Butterflies and Moths of North America

collecting and sharing data about Lepidoptera

Western Pygmy-Blue
Brephidium exilis (Boisduval, 1852)


Family: Lycaenidae
Subfamily: Polyommatinae
Identification: Tiny. Upperside copper brown with dull blue at the bases of both wings. Underside of hindwing is copper brown with white at the base; fringe mostly white; 3 small black spots near base; row of black spots at outer margin.
Wing Span: 1/2 - 3/4 inch (1.2 - 2 cm).
Life History: Males patrol over the host plants all day to find receptive females. Females lay eggs all over the host but particularly on the uppersides of leaves. Caterpillars eat all parts of the plant. Chrysalids hibernate.
Flight: July-September in the north, all year in South Texas.
Caterpillar Hosts: Chenopodium album, saltbush species (Atriplex), and others in the goosefoot family (Chenopodiaceae).
Adult Food: Flower nectar.
Habitat: Alkaline areas such as deserts, salt marshes, and wasteland.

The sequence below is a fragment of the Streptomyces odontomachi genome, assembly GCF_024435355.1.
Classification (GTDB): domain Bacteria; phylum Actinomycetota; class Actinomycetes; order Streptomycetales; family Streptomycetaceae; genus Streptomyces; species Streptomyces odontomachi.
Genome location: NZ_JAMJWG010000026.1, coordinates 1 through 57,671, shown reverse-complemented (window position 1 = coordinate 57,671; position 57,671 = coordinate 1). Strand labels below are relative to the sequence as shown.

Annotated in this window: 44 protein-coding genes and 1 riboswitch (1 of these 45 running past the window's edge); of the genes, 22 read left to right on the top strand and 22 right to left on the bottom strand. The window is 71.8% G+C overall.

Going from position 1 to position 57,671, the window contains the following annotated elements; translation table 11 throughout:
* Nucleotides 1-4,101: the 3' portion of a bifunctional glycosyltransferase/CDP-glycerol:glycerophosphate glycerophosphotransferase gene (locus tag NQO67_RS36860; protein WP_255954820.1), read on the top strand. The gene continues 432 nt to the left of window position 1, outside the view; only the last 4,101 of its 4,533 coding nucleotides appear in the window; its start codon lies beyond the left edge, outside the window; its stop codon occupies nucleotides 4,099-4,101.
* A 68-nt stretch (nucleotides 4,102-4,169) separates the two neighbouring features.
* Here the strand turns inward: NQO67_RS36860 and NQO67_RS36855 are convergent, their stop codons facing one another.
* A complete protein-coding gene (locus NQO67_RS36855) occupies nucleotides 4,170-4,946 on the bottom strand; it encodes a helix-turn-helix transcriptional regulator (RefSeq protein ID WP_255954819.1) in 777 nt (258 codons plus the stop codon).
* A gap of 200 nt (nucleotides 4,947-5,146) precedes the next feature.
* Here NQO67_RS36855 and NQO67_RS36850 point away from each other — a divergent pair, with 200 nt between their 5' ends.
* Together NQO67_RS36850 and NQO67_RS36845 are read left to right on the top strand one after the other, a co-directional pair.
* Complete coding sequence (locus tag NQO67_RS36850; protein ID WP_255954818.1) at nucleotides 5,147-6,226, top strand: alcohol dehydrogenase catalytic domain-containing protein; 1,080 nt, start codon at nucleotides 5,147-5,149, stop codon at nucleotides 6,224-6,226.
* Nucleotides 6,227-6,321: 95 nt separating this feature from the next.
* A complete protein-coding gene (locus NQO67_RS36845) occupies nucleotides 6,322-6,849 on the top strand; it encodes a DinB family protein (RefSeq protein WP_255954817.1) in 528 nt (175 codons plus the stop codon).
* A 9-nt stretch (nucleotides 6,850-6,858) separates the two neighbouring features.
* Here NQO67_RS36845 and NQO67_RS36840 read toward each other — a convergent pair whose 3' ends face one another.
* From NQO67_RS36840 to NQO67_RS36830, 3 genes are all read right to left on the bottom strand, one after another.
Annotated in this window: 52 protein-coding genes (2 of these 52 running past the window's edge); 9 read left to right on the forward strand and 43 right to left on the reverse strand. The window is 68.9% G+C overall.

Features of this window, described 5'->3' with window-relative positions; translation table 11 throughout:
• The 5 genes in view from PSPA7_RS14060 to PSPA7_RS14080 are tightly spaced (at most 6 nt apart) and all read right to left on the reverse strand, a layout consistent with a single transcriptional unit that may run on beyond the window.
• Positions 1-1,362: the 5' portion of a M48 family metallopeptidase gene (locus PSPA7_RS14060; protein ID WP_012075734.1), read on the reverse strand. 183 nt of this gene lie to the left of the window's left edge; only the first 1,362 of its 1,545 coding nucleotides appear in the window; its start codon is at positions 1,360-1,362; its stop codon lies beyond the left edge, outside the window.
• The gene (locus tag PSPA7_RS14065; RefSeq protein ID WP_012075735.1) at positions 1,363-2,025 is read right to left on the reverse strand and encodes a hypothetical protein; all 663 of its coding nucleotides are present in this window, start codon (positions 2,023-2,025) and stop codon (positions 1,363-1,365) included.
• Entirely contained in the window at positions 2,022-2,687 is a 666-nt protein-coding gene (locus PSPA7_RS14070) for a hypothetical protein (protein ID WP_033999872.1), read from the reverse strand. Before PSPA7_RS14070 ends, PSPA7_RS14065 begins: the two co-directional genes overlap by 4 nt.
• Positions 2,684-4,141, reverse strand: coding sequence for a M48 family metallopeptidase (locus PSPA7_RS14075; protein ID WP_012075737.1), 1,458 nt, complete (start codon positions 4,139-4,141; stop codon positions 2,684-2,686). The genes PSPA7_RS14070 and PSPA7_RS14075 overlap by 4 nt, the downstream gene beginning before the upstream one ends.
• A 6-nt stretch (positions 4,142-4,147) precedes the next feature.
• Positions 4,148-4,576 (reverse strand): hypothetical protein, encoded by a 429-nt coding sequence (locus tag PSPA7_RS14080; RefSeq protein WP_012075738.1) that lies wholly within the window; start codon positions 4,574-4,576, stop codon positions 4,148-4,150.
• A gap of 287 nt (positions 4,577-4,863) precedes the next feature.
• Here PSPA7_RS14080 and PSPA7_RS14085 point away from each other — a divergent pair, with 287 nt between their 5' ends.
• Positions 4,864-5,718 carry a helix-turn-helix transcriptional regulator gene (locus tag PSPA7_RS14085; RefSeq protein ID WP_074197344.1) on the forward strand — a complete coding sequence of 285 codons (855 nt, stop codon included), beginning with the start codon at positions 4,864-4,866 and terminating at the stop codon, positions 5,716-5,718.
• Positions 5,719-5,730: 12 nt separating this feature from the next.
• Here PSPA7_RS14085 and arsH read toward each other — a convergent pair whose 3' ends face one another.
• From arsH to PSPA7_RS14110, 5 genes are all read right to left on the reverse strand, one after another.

Range: Common. Central California east to southern Nevada, central Arizona, central New Mexico, and west Texas. South through southern California, Baja California, and Mexico to Venezuela. Migrates to Arkansas, Nebraska, and Oregon.
Conservation: Not usually required.
NCGR: G5 - Demonstrably secure globally, though it may be quite rare in parts of its range, especially at the periphery.
Management Needs: None reported.
Comments:
Alternate Scientific Names:
Brephidium exile

National Moth Week was July 23-31, 2022!

Moths are amazing creatures. Take photographs and share your moth sightings with us to document the moths where you live. Learn more.